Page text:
Office workers who receive bright light in the morning have better sleep and lower levels of stress than those who receive low light levels, scientists have discovered.
The subjects who received sufficient light – either daylight or artificial – to stimulate their body’s natural sleep-wake cycle, or circadian rhythm, were able to fall asleep more quickly at bedtime, and experienced better quality sleep. They also reported lower levels of stress and depression.
The finding was consistent during both summer and winter. The scientists, working at the Lighting Research Center at Rensselaer Polytechnic Institute in New York state, recorded each subject’s daily
circadian stimulus or CS, the calculated effectiveness of light’s impact on the circadian system. It ranges from 0.1, the threshold for circadian system activation, to 0.7, the response saturation.
The team, led by Dr. Mariana Figueiro, found that office workers receiving a morning CS of at least 0.3, regardless of source, had stronger circadian rhythms, than those receiving a morning CS of 0.15 or less.
At bedtime, participants receiving low CS lay in bed for approximately 45 minutes before they could actually fall asleep, which can lead to reduced sleep duration for those with a fixed wake time.
The study included 109 participants at five office buildings across America. Each study participant wore a Daysimeter, a research tool developed by the LRC in 2004, and used in frequent studies to measure the amount of CS a person actually receives, along with their activity patterns. Each participant was asked to wear the Daysimeter as a pendant for seven consecutive days during data collection periods in winter, between December and February, and again in summer, between late May and August. Data collection was conducted between 2014 and 2016.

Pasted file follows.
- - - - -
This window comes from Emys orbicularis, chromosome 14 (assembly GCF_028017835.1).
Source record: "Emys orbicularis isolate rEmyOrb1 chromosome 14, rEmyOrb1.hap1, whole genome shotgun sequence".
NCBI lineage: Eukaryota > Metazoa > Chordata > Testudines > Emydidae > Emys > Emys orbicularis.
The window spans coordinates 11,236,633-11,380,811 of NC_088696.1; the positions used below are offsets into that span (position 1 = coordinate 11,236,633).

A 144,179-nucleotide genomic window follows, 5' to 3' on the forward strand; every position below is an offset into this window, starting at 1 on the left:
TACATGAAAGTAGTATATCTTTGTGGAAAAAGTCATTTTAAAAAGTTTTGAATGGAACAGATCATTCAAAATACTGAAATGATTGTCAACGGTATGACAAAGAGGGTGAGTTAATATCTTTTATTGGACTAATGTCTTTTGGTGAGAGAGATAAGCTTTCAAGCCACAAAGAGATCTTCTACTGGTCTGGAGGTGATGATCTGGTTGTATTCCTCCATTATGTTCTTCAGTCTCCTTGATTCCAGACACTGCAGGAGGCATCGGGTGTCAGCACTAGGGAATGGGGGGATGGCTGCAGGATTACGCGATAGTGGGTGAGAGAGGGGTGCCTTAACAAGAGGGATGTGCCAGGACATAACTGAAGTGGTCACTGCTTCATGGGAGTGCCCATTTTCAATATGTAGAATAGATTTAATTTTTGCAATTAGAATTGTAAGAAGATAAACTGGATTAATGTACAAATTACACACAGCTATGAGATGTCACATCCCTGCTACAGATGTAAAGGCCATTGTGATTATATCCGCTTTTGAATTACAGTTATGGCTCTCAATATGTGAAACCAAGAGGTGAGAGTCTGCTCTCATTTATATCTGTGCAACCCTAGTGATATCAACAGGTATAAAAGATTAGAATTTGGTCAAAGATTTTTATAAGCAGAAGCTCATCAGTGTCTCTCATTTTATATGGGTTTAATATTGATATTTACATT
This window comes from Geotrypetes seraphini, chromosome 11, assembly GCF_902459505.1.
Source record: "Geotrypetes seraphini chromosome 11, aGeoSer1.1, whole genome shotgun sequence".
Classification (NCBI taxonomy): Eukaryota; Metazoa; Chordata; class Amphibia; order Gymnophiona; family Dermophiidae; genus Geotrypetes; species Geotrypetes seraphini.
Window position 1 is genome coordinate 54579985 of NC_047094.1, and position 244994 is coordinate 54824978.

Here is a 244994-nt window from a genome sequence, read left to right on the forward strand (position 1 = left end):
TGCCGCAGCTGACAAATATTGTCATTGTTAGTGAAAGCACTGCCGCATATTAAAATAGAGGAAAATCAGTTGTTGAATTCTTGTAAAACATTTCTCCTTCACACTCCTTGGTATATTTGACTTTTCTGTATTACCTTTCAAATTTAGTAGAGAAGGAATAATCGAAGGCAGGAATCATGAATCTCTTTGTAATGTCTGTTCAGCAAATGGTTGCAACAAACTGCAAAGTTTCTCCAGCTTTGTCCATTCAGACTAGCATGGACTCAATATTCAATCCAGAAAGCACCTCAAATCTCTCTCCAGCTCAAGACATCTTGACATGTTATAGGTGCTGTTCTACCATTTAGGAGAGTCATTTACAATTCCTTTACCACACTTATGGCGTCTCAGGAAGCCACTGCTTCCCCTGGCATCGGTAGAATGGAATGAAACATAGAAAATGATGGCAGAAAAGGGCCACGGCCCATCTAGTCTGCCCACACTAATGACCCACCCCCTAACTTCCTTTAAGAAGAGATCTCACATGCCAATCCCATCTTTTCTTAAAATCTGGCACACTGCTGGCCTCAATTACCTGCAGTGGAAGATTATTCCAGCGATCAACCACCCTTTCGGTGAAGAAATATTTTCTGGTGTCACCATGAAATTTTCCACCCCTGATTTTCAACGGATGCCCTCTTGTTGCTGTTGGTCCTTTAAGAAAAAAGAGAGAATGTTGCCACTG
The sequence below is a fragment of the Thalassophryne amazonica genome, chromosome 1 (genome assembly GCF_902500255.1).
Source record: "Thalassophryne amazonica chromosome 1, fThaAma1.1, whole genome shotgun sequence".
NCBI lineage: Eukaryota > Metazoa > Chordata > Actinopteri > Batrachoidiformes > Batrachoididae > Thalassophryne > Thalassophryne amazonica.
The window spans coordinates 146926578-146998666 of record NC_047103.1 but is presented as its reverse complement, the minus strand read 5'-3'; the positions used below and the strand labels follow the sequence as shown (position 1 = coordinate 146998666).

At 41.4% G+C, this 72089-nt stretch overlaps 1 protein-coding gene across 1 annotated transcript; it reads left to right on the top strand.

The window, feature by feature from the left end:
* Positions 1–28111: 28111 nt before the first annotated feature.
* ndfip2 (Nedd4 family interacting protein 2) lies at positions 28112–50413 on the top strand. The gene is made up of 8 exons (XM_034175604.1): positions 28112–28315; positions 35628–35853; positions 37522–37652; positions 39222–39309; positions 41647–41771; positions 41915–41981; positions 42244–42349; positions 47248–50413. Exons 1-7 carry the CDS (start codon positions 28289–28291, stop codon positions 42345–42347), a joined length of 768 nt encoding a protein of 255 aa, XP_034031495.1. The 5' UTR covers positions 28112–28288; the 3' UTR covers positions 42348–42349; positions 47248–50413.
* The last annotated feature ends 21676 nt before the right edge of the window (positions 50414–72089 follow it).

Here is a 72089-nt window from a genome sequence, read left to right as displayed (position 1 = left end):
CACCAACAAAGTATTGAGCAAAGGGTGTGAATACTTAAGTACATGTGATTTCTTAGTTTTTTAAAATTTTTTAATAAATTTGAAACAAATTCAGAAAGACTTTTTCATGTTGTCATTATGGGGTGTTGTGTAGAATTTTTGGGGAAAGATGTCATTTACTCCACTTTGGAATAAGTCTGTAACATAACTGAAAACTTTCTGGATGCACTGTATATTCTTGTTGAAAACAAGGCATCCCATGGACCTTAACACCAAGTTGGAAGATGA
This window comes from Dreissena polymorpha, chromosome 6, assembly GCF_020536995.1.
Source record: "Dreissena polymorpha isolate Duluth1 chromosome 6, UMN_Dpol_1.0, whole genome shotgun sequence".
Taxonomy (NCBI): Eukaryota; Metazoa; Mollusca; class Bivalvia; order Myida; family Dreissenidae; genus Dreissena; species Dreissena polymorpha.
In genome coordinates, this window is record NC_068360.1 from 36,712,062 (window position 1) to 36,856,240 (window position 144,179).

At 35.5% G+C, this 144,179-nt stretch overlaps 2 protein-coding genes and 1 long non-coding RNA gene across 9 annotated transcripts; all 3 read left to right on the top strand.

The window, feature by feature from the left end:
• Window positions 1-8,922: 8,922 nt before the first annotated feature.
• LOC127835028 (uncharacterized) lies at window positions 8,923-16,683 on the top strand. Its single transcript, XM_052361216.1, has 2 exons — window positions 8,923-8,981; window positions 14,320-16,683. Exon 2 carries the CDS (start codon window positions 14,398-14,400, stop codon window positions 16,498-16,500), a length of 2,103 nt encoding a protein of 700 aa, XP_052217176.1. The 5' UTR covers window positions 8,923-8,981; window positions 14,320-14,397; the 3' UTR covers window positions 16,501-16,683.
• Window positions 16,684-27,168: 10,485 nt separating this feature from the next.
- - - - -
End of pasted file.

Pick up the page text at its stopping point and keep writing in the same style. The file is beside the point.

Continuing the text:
‘Our study shows that exposure to high CS during the day, particularly in the morning, is associated with better overall sleep quality and mood scores than exposure to low CS,’ Figueiro told Lux. ‘The present results are a first step toward promoting the adoption of new, more meaningful metrics for field research, providing new ways to measure and quantify circadian-effective light.’
‘We are supporting this type of research so we can learn more about the connections between lighting and health,’ said Bryan Steverson with GSA. ‘The data from this research will help support our efforts in developing new lighting practices that can optimize health benefits for federal employees working in our federal buildings.’
The results will be seized on by proponents of so-called human-centric lighting, in which artificial lighting levels and colour are manipulated during the day to better harmonise with our natural circadian rhythms.
- Circadian lighting in offices is one of the subject streams at this year's LuxLive exhibition and conference taking place at ExCeL London on Wednesday 16 November and Thursday 16 November 2017. Register for a free place HERE.